20 November 2012
Under the cover of darkness on a winter night in 2011, a Mobile Assault Platoon of Marine Corps vehicles moved along a dirt road through the flatlands of southern Afghanistan. The unit was returning from a routine operation to retrieve an injured sniper from the field when, in an instant, a thunderous and violent explosion ripped through the lead vehicle’s engine block. Steel and dirt blasted skyward, sending a massive shockwave through the 27,500-pound machine and halting the convoy in its tracks. As the smoke and dust cleared, the gunner lay crumpled in the back seat, knocked unconscious and fallen from the rooftop turret, but still alive. The three Marines inside were dazed and disoriented, but they too were alive and in one piece. Most might thank God, but we should also thank the Mine Resistant Ambush Protected (MRAP) vehicle they were driving.
Specifically, the vehicle that saved its precious cargo that night was a MRAP All Terrain Vehicle, or M-ATV, a lighter version of the original model designed for the rough terrain of Afghanistan. The driver, 20 year-old Lance Corporal Connor Maguire, had unknowingly driven over a 60 to 80-pound improvised explosive device (IED) buried beneath the road. The bomb was one of 16,554 IEDs cleared or detonated in Afghanistan in 2011.
MRAP vehicles were designed specifically to protect troops and prevent casualties from IED and grenade attacks. Produced in a variety of models by several companies, the essential features of MRAPs are their raised chassis, V-shaped hull and heavy armor plating to deflect explosive attacks. Yet despite urgent requests as early as 2004 from field commanders in Iraq, where IEDs were shredding through inadequately armored Humvees and causing nearly 70 percent of all U.S. casualties, the MRAP did not see action with infantry units until 2007. Instead, it languished in bureaucratic limbo, unable to get congressional funding until clearing the tragically slow Pentagon requirements process.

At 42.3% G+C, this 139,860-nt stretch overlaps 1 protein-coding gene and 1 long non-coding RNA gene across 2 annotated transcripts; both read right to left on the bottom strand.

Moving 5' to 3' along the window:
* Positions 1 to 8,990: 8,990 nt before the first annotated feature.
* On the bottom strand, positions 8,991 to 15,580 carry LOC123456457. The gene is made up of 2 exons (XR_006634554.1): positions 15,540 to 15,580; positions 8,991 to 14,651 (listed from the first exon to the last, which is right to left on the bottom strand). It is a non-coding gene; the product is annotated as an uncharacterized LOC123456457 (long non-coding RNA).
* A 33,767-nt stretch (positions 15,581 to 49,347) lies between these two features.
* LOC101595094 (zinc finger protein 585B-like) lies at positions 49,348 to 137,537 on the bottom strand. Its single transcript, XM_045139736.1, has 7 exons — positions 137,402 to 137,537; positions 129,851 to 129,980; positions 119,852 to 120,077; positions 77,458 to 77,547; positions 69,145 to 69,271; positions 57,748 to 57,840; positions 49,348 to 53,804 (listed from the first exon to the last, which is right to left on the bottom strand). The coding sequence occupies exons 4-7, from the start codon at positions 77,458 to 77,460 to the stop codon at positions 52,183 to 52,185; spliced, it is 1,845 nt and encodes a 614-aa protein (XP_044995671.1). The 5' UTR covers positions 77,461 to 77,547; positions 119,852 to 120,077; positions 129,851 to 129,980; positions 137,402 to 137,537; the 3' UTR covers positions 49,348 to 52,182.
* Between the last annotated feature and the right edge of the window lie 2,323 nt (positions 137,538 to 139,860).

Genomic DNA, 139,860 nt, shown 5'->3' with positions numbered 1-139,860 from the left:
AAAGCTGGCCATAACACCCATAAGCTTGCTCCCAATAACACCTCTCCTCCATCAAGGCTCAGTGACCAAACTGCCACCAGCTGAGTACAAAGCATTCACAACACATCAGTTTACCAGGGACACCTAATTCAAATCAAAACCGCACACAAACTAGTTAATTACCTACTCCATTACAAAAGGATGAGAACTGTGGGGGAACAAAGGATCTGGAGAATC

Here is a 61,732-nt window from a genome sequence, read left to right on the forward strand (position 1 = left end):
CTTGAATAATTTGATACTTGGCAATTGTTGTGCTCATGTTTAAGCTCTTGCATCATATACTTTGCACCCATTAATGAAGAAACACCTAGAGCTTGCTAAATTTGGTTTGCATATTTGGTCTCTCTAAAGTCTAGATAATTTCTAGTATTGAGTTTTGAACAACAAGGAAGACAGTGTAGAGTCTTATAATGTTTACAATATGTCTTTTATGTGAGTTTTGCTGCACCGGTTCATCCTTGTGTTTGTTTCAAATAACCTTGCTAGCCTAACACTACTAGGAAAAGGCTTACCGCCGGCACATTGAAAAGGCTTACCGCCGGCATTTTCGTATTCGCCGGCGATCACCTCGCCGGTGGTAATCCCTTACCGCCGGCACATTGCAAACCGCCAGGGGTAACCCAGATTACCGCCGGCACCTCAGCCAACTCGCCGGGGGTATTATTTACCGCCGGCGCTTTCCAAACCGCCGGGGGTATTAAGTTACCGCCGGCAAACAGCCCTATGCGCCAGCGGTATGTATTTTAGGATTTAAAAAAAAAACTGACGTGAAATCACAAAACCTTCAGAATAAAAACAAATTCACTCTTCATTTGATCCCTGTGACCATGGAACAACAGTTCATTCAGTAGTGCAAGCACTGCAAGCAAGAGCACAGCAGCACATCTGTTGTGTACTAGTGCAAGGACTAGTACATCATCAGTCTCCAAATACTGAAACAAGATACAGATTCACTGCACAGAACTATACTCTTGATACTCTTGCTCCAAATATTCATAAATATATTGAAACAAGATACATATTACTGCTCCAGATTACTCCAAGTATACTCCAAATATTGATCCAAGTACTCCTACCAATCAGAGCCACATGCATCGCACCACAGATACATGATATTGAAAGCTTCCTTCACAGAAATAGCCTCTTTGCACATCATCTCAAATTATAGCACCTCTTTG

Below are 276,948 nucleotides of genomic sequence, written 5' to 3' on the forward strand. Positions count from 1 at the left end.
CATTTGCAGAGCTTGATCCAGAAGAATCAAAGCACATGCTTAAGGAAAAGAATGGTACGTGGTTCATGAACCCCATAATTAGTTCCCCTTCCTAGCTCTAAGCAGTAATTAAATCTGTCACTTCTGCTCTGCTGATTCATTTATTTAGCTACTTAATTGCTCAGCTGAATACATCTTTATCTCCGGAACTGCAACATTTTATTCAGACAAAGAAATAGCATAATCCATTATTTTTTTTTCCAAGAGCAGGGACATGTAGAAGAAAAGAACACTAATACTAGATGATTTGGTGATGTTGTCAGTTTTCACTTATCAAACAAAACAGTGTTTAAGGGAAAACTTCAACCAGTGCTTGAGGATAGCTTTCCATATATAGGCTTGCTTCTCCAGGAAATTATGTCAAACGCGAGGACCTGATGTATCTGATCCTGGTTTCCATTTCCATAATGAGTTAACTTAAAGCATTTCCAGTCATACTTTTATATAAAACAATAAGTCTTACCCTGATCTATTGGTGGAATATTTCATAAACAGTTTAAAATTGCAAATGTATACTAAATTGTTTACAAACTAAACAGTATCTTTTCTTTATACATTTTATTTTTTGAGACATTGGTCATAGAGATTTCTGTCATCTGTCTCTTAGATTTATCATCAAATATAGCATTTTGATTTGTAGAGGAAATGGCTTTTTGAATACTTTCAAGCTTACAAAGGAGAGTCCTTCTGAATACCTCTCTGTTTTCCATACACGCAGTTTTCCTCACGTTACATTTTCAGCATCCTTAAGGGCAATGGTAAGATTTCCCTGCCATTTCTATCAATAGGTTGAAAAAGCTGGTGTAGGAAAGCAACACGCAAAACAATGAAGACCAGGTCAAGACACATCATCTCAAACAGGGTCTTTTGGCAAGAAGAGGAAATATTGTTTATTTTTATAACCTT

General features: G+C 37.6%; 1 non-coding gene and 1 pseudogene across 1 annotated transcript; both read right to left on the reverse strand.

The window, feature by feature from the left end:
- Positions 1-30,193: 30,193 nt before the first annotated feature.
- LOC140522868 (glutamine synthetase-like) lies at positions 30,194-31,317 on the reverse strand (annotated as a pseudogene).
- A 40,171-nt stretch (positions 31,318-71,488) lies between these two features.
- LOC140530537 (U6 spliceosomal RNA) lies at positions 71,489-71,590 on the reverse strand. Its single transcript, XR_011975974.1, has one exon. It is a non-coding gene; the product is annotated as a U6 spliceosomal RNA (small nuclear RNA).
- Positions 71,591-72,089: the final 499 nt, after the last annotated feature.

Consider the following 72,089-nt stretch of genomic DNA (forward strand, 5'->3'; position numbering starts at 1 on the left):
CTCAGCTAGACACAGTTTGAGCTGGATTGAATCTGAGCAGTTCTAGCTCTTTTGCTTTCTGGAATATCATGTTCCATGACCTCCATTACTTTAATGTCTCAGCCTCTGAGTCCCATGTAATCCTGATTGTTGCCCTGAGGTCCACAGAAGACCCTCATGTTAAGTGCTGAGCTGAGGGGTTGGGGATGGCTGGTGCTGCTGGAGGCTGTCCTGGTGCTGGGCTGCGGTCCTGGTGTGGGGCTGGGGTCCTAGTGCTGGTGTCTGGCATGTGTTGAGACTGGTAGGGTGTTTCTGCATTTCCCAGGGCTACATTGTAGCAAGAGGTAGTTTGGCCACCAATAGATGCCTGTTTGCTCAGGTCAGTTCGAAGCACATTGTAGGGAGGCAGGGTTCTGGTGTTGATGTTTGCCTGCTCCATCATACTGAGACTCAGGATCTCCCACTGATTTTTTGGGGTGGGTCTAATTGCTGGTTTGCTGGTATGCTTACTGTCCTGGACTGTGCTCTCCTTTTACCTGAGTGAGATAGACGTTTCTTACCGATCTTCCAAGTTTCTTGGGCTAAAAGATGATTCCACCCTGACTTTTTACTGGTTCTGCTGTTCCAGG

When a requirement was finally issued in 2006, the program initially received low priority for production, and only 64 were delivered in May 2007. Many military acquisitions officials were skeptical of prioritizing the program and investing in $800,000 vehicles with little foreseeable utility in future conflicts, despite their obvious value in the two ongoing war efforts. Meanwhile, the few MRAPs in the field had withstood 300 blasts without a single death as of April 2007 and in March were described by Pentagon officials as “up to 400 percent more effective than the up-armored Humvees in reducing injuries and deaths.” The MRAP had proven immediately that it could keep troops alive, as it would LCpl Maguire four years later.